The Discovery Phase
In my experience of representing thousands of DUI cases in Pennsylvania, I have found the discovery phase to be where the case is won or lost.
An informal request for discovery must be made within 14 days after the formal arraignment. In many Pennsylvania counties, judges are not very particular about enforcing these dates. During the discovery phase, the accused is allowed to copy, inspect, or examine evidence in the case. This includes, police reports, videos of the roadside DUI tests, blood alcohol tests and related information.
Technically, under both the United States and Commonwealth of Pennsylvania constitutions, along with Rule 573 of the Rules of Criminal Procedure, the prosecutor does not have to give us everything in a case that may be used against you (i.e., incriminating or inculpatory evidence), but rather must always give us evidence that could get you out of trouble (i.e., exculpatory evidence ) and impeachment material (e.g., evidence where someone says something one time and then changes his/her story the next time). However, in practice in Pennsylvania the accused typically is given access to everything.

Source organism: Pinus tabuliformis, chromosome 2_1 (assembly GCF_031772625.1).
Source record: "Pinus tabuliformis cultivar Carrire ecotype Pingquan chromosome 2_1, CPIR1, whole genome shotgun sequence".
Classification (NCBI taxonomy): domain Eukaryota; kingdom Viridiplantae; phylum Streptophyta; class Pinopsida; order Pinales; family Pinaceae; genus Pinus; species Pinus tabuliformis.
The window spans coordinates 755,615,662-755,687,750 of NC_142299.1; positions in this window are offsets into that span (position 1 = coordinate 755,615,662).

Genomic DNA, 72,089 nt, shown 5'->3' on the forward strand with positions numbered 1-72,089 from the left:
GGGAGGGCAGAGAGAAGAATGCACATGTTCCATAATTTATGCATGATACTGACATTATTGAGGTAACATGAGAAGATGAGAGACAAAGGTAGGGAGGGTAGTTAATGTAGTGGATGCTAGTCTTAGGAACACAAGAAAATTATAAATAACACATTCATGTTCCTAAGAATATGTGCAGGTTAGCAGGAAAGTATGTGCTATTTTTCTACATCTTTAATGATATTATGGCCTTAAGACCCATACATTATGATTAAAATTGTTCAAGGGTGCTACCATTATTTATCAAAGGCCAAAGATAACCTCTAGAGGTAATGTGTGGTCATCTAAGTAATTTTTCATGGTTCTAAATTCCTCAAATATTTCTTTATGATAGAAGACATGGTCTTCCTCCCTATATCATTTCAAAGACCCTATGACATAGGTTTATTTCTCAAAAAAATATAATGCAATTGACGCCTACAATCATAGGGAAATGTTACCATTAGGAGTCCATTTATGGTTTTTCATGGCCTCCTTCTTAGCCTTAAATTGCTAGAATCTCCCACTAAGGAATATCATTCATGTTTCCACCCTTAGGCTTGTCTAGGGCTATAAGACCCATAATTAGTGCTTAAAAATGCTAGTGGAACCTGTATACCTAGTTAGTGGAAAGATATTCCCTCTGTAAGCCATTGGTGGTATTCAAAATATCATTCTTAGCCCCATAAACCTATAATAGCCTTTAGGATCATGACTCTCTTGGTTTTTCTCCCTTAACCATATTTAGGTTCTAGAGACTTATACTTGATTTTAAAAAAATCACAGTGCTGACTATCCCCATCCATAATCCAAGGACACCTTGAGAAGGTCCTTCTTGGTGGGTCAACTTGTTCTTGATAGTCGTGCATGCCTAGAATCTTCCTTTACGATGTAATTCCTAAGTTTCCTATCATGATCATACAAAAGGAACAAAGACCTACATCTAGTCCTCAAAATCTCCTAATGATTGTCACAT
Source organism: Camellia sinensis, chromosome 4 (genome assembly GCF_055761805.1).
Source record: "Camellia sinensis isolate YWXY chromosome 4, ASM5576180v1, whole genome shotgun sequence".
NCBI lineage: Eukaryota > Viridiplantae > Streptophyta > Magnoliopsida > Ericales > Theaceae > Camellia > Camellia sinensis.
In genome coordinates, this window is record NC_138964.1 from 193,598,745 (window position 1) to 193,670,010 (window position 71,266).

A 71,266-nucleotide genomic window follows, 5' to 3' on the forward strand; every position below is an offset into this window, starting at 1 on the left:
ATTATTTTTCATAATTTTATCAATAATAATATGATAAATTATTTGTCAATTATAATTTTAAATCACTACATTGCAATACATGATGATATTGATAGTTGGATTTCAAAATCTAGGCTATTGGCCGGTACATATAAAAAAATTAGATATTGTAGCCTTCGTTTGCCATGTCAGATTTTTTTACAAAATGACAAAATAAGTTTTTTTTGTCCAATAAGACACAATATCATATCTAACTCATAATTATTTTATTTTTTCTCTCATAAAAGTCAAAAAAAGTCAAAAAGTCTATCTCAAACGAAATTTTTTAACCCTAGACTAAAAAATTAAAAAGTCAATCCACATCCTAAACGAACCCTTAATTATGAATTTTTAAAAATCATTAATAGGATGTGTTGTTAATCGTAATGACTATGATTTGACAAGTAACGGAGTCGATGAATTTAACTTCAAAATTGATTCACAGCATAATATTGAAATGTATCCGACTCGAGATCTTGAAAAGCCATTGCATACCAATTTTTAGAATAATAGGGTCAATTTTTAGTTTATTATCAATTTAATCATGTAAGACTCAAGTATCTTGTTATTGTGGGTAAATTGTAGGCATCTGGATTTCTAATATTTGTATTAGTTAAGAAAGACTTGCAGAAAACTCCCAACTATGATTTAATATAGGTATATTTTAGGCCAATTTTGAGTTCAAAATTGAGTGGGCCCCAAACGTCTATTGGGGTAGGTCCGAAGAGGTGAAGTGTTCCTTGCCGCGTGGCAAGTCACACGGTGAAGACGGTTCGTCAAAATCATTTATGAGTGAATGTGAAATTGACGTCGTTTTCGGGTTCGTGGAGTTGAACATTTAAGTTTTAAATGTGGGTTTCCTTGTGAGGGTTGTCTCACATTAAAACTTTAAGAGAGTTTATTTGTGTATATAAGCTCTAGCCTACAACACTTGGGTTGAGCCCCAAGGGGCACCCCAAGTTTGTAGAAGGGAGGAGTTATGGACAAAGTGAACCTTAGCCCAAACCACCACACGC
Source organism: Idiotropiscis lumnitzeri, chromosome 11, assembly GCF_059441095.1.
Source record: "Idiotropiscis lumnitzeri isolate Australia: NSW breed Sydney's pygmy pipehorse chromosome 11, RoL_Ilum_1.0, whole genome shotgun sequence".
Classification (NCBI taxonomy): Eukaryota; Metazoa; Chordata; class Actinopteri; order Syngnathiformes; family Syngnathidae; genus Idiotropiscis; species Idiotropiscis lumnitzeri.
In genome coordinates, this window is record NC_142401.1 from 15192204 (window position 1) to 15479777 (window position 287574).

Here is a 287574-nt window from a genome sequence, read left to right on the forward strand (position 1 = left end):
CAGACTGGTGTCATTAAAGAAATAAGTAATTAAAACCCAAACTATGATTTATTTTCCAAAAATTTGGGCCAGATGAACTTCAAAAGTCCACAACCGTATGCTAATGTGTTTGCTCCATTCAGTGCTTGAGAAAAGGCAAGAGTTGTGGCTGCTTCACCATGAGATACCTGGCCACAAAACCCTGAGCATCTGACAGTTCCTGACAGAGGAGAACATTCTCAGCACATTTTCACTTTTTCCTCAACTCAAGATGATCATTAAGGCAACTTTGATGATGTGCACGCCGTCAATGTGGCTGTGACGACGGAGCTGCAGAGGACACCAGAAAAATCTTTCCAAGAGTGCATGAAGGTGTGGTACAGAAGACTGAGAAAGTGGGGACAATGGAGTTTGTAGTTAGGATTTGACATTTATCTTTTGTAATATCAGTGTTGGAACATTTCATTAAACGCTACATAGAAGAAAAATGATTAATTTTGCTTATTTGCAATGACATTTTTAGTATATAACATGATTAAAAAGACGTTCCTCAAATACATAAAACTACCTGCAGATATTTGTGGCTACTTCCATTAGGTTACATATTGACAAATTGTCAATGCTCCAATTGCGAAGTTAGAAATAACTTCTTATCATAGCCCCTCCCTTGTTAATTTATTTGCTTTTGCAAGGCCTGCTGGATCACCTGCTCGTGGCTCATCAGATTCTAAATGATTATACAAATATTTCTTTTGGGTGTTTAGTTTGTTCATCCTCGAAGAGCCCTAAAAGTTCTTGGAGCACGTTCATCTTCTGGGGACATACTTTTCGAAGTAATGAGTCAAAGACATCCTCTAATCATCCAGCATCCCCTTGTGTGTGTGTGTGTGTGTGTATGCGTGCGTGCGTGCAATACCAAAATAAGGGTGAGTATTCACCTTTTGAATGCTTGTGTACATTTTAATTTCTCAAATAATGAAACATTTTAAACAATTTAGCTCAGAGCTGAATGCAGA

DUI cases are won or lost depending upon information gathering and detail gathering. Details win cases. Lack of details loses cases. It is also during this period of time where we would issue subpoenas to try to get various documents and other items that may be relevant such as videos from a gas station that you stopped off at before the traffic stop that shows that you could walk fine and fill up your tank normally and get your credit card out of your wallet which requires fine motor function. It is armed with this total and complete detailed information that decisions can be made. With no information or incomplete information, a bad decision with unintended consequences can result. This is why the award winning staff at The McShane Firm is so important. It is the job of our staff to follow up and make sure all of the evidence is collected in a proper manner. It is this experience that allows our staff to collect evidence from oftentimes reluctant parties and it because of the evidence collected, that we are able to successfully defend so many DUI cases.
This phase typically takes months given the need to get all of the information from the various sources for any given case. It can be frustrating sometimes dealing with the Government as they may not want to be open. This will require us to file a Motion to Compel Discovery which asks the Court to intervene and require them to provide the sought after information causing more delay. Next we will discuss in detail the Omnibus Pretrial motion.
-Justin J. McShane, Esquire, Pennsylvania DUI Attorney